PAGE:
“We will make that very clear about what Australia is achieving and what we intend to achieve. And we will make further statements about that between now and that summit,” he said in Canberra on Tuesday morning.
While United States President Joe Biden has set a net zero target for 2050 and United Kingdom Prime Minister Boris Johnson has a 78 per cent target for 2035, Mr Morrison argued other countries had not achieved their previous promises and China was responsible for big increases in emissions.
Mr Morrison argued that pledges from other countries would “not make a lick of difference” if China did not reduce emissions, saying its greenhouse gas output was greater than other advanced economies combined.
“Every country has to come to the table,” he said.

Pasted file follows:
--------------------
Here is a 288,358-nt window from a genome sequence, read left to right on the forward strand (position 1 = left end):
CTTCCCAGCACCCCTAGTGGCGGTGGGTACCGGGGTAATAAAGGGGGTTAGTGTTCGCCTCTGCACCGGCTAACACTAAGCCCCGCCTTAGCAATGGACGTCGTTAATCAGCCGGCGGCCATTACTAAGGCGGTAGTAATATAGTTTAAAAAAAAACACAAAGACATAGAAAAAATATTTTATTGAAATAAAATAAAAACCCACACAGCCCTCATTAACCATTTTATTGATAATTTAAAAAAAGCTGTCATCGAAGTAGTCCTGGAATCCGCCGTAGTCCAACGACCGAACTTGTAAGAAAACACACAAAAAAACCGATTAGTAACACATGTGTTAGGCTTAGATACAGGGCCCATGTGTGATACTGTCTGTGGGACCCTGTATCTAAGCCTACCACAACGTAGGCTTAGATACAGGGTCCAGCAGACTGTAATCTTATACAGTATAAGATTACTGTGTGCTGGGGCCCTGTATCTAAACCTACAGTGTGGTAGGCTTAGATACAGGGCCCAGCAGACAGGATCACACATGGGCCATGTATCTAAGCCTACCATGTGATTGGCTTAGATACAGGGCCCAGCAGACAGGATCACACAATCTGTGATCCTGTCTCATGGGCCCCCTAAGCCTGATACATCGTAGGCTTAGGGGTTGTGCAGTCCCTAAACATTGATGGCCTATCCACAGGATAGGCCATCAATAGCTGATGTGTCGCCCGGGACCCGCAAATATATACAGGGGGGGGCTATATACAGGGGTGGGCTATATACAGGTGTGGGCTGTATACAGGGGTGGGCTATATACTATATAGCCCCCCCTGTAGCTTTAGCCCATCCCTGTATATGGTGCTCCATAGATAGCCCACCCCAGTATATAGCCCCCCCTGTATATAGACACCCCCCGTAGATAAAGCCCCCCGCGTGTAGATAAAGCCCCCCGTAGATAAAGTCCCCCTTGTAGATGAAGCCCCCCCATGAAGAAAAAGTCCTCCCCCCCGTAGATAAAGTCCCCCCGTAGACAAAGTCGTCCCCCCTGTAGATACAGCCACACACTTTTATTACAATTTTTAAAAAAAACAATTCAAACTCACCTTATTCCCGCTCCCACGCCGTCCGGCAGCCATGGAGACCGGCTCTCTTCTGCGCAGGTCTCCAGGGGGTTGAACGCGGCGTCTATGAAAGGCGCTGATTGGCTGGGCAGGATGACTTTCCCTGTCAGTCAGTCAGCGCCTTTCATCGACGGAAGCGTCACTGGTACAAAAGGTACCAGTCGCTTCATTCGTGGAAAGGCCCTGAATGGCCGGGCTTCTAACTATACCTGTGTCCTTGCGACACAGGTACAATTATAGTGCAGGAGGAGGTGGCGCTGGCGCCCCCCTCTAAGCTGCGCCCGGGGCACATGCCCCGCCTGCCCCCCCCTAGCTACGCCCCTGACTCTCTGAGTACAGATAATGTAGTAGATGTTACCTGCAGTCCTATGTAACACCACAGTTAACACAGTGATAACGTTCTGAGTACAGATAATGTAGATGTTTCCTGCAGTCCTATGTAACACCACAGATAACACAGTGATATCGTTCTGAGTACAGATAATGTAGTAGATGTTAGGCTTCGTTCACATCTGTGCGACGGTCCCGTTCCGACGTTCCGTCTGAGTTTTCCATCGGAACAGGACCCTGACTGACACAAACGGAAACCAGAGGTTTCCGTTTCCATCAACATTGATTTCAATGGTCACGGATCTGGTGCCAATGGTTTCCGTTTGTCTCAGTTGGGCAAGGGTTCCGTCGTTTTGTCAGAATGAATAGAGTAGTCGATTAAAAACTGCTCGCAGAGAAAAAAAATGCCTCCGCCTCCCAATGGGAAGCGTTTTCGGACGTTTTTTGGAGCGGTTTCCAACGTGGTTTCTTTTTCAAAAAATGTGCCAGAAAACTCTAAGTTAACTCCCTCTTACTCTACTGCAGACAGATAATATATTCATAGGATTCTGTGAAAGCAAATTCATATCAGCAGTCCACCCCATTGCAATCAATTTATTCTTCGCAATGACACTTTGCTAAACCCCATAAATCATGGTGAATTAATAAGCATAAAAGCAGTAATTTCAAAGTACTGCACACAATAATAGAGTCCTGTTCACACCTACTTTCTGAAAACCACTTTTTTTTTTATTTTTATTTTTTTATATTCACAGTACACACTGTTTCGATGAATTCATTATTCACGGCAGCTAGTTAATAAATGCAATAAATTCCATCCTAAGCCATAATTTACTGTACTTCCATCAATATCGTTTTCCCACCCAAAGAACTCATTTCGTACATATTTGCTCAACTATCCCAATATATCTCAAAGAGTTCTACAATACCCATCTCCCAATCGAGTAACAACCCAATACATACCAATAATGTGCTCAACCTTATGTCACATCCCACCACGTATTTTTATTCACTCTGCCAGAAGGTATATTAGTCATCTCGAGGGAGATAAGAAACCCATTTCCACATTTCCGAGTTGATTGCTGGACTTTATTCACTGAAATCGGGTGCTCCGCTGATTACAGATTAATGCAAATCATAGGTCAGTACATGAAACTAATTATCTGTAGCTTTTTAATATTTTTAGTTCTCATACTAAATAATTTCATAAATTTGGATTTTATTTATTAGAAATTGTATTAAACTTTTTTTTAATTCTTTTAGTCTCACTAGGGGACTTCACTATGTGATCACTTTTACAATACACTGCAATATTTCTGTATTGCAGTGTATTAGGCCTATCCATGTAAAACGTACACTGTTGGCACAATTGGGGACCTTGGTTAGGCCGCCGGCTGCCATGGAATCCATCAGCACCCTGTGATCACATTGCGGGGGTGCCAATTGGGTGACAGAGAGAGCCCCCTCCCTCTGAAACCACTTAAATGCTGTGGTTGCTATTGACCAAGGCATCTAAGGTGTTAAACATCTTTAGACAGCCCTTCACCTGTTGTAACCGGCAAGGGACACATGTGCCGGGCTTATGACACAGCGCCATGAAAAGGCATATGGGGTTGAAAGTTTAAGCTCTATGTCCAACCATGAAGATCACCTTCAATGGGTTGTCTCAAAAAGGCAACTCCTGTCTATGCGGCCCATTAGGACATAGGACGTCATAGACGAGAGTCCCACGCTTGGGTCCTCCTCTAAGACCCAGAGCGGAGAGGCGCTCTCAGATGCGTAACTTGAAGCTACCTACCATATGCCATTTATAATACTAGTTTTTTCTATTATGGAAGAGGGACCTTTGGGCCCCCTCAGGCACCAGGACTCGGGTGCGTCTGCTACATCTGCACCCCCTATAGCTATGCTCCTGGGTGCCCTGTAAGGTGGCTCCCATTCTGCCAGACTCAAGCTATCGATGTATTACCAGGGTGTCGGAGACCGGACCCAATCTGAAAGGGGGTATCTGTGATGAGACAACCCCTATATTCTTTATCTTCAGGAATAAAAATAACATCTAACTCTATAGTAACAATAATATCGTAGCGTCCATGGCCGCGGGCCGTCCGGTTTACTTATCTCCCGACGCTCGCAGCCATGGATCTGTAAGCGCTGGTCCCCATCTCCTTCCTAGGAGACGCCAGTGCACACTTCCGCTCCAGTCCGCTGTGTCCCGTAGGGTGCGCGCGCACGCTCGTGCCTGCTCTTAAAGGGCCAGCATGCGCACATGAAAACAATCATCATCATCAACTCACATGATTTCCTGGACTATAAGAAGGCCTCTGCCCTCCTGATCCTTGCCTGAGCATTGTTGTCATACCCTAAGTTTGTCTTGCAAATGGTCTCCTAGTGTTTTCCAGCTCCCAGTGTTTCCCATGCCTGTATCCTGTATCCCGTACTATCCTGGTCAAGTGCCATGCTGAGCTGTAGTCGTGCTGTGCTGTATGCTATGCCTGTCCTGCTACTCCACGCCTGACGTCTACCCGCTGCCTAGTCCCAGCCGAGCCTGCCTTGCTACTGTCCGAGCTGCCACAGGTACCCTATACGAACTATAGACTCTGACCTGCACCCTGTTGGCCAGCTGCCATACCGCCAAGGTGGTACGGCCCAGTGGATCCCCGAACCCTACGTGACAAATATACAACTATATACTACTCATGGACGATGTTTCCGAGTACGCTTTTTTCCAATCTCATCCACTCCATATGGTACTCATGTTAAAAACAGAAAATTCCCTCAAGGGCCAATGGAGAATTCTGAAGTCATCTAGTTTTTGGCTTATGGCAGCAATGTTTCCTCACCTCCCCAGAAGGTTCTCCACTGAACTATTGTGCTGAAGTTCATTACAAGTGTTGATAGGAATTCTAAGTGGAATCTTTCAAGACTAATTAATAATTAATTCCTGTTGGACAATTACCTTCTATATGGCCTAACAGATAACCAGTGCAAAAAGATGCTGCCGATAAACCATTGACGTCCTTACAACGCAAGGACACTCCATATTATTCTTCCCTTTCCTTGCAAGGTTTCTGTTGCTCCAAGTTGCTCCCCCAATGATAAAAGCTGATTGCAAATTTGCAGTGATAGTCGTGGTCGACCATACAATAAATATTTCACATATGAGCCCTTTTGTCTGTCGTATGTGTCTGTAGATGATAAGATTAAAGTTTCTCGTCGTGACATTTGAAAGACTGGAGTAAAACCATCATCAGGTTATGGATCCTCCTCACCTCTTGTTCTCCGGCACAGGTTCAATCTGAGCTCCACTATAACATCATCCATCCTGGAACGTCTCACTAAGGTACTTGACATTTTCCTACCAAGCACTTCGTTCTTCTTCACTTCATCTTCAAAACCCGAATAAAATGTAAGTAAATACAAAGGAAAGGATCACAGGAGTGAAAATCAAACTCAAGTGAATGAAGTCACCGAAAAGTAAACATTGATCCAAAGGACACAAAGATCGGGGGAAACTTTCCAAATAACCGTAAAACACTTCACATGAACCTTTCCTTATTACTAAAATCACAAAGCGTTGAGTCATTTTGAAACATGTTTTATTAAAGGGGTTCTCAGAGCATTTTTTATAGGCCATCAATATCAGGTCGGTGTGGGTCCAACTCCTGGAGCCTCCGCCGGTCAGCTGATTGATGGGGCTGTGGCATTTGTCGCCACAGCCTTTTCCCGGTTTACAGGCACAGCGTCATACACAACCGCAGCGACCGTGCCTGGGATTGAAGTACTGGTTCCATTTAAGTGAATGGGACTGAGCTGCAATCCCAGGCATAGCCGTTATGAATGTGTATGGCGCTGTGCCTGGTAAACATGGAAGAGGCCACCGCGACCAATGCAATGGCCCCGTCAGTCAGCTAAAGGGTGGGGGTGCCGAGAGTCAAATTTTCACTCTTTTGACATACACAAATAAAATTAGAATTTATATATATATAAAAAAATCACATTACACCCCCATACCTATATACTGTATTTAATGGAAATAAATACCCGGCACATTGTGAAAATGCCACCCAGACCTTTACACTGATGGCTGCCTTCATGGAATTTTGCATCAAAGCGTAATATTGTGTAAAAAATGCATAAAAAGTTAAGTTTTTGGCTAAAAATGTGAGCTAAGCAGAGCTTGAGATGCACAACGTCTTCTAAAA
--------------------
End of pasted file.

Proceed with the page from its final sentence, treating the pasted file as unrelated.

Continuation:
He also argued for greater transparency from all countries at the Glasgow summit on the grounds that others did not match Australia in producing quarterly reports on emissions from every sector of the economy.
“Our emissions have fallen by 20 per cent since 2005. We are the only country to our knowledge that engages in the transparency of reporting our emissions reductions,” he said.
Labor has set a net zero target for 2050 but is divided on whether to embrace a more ambitious target for 2030 or 2035, with former resources spokesman Joel Fitzgibbon arguing it is too difficult to set such a target from opposition.
Labor climate spokesman Chris Bowen said the party’s message was to reduce emissions while offering “fairness” for workers in traditional industries and communities.
“There is a wealth of untapped jobs opportunity spread throughout the regions of Australia in renewable energy generation, transmission and storage,” he said on Tuesday morning.